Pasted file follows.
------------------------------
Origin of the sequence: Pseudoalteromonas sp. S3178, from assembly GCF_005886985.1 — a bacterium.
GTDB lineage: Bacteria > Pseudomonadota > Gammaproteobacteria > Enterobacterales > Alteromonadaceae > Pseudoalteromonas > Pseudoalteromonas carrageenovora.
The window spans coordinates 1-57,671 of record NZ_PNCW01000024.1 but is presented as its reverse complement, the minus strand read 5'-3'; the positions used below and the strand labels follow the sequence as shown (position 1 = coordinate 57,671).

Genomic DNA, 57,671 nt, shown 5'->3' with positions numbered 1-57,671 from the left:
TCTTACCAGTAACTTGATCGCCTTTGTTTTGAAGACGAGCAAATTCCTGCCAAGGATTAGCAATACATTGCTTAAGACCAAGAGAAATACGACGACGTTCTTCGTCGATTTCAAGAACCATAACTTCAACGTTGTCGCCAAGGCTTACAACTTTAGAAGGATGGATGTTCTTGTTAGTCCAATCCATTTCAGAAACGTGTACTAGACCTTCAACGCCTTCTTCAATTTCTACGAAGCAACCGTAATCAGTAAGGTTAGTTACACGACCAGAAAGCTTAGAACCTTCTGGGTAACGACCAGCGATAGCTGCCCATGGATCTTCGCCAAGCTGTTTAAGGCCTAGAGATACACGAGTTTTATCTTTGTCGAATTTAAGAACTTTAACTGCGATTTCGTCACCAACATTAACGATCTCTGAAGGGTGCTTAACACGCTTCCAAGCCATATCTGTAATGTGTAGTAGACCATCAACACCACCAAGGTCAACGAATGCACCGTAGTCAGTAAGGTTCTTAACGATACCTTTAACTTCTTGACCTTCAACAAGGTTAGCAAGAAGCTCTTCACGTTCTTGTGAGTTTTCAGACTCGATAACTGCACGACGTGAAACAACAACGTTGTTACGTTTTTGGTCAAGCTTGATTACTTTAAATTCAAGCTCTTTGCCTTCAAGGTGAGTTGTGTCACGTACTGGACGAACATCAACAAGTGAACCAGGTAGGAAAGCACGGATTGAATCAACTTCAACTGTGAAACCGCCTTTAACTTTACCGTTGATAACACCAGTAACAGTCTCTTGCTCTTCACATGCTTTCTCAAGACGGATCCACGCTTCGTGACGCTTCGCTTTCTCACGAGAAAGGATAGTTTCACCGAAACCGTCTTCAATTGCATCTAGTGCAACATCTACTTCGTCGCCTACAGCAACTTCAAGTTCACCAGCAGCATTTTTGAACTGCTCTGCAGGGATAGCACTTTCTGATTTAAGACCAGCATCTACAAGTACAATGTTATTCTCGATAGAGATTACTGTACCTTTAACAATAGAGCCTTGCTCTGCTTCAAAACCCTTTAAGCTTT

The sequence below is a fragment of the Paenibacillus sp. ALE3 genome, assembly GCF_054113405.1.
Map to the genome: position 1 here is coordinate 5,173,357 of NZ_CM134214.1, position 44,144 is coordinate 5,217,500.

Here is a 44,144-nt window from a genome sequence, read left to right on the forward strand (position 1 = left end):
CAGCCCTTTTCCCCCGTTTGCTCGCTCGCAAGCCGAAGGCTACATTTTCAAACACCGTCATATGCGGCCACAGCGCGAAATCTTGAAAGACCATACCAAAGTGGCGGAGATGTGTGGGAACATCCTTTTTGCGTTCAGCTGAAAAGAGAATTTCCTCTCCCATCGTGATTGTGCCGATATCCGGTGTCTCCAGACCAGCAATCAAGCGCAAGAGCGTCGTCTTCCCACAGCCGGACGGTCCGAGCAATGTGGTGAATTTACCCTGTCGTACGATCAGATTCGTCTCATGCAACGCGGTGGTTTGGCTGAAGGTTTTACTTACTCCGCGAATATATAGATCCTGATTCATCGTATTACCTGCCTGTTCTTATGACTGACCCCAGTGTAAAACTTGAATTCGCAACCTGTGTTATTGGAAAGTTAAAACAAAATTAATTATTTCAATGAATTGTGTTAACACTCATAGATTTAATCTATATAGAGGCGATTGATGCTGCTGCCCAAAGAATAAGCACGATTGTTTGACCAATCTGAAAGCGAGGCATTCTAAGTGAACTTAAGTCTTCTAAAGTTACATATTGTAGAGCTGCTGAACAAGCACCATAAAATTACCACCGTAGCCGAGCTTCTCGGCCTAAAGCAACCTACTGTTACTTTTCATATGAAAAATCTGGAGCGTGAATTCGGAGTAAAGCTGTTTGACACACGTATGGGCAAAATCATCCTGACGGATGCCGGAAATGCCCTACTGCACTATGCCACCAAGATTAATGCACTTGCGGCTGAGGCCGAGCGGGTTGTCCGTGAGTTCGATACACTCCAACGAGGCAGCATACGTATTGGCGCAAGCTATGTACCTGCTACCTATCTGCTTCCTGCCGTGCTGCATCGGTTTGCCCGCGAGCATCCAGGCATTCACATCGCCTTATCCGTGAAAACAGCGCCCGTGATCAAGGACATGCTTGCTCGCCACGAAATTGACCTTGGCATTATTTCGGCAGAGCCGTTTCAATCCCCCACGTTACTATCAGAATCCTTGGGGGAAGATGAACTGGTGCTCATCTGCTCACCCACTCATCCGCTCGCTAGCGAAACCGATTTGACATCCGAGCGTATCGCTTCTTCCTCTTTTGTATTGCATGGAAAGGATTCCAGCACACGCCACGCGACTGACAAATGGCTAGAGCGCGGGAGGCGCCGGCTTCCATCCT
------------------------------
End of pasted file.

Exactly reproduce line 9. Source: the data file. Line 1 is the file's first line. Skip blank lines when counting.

CAGCCCTTTTCCCCCGTTTGCTCGCTCGCAAGCCGAAGGCTACATTTTCAAACACCGTCATATGCGGCCACAGCGCGAAATCTTGAAAGACCATACCAAAGTGGCGGAGATGTGTGGGAACATCCTTTTTGCGTTCAGCTGAAAAGAGAATTTCCTCTCCCATCGTGATTGTGCCGATATCCGGTGTCTCCAGACCAGCAATCAAGCGCAAGAGCGTCGTCTTCCCACAGCCGGACGGTCCGAGCAATGTGGTGAATTTACCCTGTCGTACGATCAGATTCGTCTCATGCAACGCGGTGGTTTGGCTGAAGGTTTTACTTACTCCGCGAATATATAGATCCTGATTCATCGTATTACCTGCCTGTTCTTATGACTGACCCCAGTGTAAAACTTGAATTCGCAACCTGTGTTATTGGAAAGTTAAAACAAAATTAATTATTTCAATGAATTGTGTTAACACTCATAGATTTAATCTATATAGAGGCGATTGATGCTGCTGCCCAAAGAATAAGCACGATTGTTTGACCAATCTGAAAGCGAGGCATTCTAAGTGAACTTAAGTCTTCTAAAGTTACATATTGTAGAGCTGCTGAACAAGCACCATAAAATTACCACCGTAGCCGAGCTTCTCGGCCTAAAGCAACCTACTGTTACTTTTCATATGAAAAATCTGGAGCGTGAATTCGGAGTAAAGCTGTTTGACACACGTATGGGCAAAATCATCCTGACGGATGCCGGAAATGCCCTACTGCACTATGCCACCAAGATTAATGCACTTGCGGCTGAGGCCGAGCGGGTTGTCCGTGAGTTCGATACACTCCAACGAGGCAGCATACGTATTGGCGCAAGCTATGTACCTGCTACCTATCTGCTTCCTGCCGTGCTGCATCGGTTTGCCCGCGAGCATCCAGGCATTCACATCGCCTTATCCGTGAAAACAGCGCCCGTGATCAAGGACATGCTTGCTCGCCACGAAATTGACCTTGGCATTATTTCGGCAGAGCCGTTTCAATCCCCCACGTTACTATCAGAATCCTTGGGGGAAGATGAACTGGTGCTCATCTGCTCACCCACTCATCCGCTCGCTAGCGAAACCGATTTGACATCCGAGCGTATCGCTTCTTCCTCTTTTGTATTGCATGGAAAGGATTCCAGCACACGCCACGCGACTGACAAATGGCTAGAGCGCGGGAGGCGCCGGCTTCCATCCT